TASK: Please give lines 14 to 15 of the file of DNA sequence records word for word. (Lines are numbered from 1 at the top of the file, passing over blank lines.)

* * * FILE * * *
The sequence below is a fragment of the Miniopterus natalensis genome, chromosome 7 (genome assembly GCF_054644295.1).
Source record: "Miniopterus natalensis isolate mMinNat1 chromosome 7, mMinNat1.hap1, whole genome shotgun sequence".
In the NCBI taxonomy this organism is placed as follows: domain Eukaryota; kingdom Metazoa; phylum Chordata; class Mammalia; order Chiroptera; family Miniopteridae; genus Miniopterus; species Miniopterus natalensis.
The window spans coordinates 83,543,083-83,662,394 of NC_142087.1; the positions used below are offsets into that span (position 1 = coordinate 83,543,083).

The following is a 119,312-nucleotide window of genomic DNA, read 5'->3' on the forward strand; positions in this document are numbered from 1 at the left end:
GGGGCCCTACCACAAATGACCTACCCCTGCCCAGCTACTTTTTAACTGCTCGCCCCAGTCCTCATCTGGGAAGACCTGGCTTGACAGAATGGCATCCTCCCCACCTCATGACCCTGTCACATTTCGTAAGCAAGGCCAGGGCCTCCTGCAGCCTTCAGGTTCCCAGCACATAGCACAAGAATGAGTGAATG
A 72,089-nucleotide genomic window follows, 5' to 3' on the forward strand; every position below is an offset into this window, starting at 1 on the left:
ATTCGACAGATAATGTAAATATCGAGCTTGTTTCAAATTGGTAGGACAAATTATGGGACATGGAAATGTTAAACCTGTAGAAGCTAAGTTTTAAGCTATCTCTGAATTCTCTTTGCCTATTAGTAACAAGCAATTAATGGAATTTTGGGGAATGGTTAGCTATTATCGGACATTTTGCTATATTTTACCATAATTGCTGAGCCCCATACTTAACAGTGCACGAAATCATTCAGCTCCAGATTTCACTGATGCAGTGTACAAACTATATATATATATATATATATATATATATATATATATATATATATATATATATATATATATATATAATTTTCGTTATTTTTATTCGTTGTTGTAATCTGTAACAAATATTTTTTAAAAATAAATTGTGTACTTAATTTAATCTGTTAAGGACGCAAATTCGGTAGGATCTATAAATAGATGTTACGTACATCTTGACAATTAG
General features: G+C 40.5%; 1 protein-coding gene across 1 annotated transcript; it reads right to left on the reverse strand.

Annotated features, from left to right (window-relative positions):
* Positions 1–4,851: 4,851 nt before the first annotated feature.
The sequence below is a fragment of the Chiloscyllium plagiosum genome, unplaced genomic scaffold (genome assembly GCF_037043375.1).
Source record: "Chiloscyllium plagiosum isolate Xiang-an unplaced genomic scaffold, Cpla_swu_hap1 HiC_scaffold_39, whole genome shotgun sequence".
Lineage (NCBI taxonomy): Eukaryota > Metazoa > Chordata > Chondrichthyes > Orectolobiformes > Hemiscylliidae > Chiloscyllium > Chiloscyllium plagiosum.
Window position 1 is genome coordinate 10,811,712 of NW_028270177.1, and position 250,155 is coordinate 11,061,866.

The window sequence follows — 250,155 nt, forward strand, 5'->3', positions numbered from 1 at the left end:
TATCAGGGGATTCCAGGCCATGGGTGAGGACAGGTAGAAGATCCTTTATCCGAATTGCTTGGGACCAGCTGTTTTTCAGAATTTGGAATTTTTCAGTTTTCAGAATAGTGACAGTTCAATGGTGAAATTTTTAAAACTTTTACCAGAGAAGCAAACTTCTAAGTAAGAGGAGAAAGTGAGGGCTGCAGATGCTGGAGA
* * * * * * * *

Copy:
Lineage (NCBI taxonomy): Eukaryota > Metazoa > Chordata > Chondrichthyes > Orectolobiformes > Hemiscylliidae > Chiloscyllium > Chiloscyllium plagiosum.
Window position 1 is genome coordinate 10,811,712 of NW_028270177.1, and position 250,155 is coordinate 11,061,866.